Copyright © 2007-2018 Russ Dewey
Four Approaches to Psychological Research
Modern psychologists use several distinct approaches to the scientific study of behavior and mental processes:
Biological explanations are based on knowledge of living cells and organic systems. Brain scanning technologies are now commonly used in psychological research. Scientists also have increasingly detailed knowledge of cell interactions, chemical influences on the nervous system, and brain/behavior relationships.
Behavioral research emphasizes actions (behaviors). Behaviorists typically relate actions to the organism's environment and history of learning. The environment, to a behaviorist, is any situation or stimulation that can be measured.
Field research on animals is an example of behavioral research. So is intensive behavior therapy with autistic children, one of the most effective treatments for autism.
Cognitive approaches stress information processing. Cognitive psychologists study the interactions of thoughts, images, knowledge, and emotions.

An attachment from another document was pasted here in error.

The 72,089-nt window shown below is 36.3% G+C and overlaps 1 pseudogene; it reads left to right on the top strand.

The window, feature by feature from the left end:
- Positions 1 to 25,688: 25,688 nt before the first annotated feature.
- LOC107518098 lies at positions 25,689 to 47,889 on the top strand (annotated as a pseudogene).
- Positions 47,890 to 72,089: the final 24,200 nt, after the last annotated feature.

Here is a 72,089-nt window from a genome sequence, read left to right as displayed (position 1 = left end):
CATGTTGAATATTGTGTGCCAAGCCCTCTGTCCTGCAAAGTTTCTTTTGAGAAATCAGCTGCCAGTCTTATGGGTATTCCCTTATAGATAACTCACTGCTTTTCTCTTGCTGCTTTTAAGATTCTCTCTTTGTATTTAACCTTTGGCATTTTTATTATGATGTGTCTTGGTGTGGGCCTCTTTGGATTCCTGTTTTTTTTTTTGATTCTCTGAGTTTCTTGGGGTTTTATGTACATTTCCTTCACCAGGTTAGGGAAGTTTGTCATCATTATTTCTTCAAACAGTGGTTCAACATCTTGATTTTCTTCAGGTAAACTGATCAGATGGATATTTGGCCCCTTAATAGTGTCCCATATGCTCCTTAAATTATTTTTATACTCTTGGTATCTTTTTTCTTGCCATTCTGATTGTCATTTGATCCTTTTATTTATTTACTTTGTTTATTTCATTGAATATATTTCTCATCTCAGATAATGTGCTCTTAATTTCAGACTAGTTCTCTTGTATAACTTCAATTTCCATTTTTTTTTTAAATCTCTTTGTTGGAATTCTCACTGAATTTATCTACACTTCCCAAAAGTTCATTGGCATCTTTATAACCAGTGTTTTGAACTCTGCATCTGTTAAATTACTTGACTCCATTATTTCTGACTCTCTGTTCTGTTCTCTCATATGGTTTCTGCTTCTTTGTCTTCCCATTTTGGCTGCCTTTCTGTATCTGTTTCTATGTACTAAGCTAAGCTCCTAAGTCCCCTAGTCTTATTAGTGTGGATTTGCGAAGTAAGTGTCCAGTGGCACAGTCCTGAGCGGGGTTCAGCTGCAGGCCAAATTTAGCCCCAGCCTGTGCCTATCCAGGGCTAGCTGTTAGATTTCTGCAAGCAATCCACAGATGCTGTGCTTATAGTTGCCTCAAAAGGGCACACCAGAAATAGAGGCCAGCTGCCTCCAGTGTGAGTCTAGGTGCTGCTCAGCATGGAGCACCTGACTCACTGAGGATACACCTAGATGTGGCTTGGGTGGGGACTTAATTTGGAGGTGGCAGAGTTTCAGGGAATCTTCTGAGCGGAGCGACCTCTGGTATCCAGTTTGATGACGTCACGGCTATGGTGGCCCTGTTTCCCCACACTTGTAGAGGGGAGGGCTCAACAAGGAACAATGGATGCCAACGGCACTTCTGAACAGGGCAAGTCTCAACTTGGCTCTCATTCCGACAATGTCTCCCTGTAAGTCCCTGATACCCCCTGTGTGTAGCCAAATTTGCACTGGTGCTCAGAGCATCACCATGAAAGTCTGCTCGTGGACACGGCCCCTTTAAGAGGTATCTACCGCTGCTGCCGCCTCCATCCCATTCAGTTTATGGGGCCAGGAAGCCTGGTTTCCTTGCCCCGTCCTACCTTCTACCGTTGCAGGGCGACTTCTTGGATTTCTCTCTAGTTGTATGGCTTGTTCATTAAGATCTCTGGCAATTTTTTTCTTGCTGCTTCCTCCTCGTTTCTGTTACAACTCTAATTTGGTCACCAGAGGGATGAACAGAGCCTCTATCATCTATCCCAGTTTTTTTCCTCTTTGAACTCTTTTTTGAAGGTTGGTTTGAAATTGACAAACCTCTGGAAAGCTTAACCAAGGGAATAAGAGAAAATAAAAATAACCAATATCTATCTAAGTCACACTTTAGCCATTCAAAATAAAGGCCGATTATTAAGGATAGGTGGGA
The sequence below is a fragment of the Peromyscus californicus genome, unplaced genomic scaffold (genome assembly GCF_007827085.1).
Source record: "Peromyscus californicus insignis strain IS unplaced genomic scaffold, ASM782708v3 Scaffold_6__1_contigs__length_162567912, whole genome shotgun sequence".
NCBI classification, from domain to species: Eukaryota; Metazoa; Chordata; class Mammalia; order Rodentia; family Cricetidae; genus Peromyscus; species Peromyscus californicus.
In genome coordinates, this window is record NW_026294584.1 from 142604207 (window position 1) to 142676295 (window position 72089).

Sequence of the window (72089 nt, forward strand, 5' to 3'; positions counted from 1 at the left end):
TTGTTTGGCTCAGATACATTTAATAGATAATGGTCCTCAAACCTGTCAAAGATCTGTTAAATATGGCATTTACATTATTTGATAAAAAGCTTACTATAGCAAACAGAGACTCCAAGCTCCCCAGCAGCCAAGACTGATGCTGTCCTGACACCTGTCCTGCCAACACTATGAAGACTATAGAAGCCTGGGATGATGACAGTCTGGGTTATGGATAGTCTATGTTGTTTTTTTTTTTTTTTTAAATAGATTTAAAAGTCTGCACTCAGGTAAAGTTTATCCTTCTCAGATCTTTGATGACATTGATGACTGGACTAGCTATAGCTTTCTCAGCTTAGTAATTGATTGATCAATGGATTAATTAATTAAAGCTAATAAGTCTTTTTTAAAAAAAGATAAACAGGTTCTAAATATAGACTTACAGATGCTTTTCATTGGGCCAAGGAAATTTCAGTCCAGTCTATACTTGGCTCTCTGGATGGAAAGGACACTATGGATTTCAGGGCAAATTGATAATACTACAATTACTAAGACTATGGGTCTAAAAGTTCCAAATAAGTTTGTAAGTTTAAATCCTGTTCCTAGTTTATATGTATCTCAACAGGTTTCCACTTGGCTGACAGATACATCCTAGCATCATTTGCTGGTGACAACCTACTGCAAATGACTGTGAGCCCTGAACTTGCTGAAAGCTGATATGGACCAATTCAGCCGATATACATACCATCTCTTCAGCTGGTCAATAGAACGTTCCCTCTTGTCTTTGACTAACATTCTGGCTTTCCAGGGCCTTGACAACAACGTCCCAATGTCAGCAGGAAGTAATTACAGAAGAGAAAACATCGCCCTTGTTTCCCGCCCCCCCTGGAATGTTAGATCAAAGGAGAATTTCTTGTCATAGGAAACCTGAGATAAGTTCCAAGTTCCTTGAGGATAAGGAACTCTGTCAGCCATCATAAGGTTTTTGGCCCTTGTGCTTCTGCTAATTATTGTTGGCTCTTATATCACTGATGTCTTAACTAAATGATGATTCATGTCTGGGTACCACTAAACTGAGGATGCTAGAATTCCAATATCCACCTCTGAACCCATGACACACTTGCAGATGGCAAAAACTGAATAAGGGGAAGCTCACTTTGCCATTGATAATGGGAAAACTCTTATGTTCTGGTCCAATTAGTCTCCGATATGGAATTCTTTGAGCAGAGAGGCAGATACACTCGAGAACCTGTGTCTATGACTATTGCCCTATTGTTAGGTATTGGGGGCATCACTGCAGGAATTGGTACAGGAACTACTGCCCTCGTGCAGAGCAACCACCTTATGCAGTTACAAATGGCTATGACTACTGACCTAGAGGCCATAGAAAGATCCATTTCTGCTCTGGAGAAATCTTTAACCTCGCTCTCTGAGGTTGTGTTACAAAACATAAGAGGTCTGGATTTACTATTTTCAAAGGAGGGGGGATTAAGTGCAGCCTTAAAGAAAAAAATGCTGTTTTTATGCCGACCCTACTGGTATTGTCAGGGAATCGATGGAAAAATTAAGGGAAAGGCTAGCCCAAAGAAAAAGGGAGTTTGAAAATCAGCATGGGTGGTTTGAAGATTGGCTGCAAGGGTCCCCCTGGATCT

The brain is often compared to a computer. If the brain is analogous to hardware (a physical system), cognitive psychology studies the operation of the software: patterns of information processing in the brain.
Subjective approaches describe unique thoughts, feelings, and experiences of individuals. This can also be called phenomenology (phe-NOM-in-OL-o-gy).
What are four basic approaches used by psychologists?
Our ability to report our experience is taken for granted and often plays a pivotal role in psychology research. Not only are participants in research asked to report experiences such as memories during many experiments; they are also debriefed after an experiment.
Debriefing occurs after research is finished. The experiment is explained to participants. They are typically asked for their comments and how they experienced the research setting.
An example of phenomenology occurs in Chapter Two when discussing brain injury. Professor Scott Moss wrote Recovery With Aphasia after suffering a stroke.
Some of his language abilities came back, and his wife helped him write a book about the experience. His descriptions of thinking without speech could be interesting to any psychologist studying the thought process.
All four perspectives are relevant to almost all areas of psychology. Anxiety, for example, can be studied as a biological response, a set of behaviors, a thought process, or an experience. Psychology is by nature an integrative science, employing a variety of perspectives on the same events.
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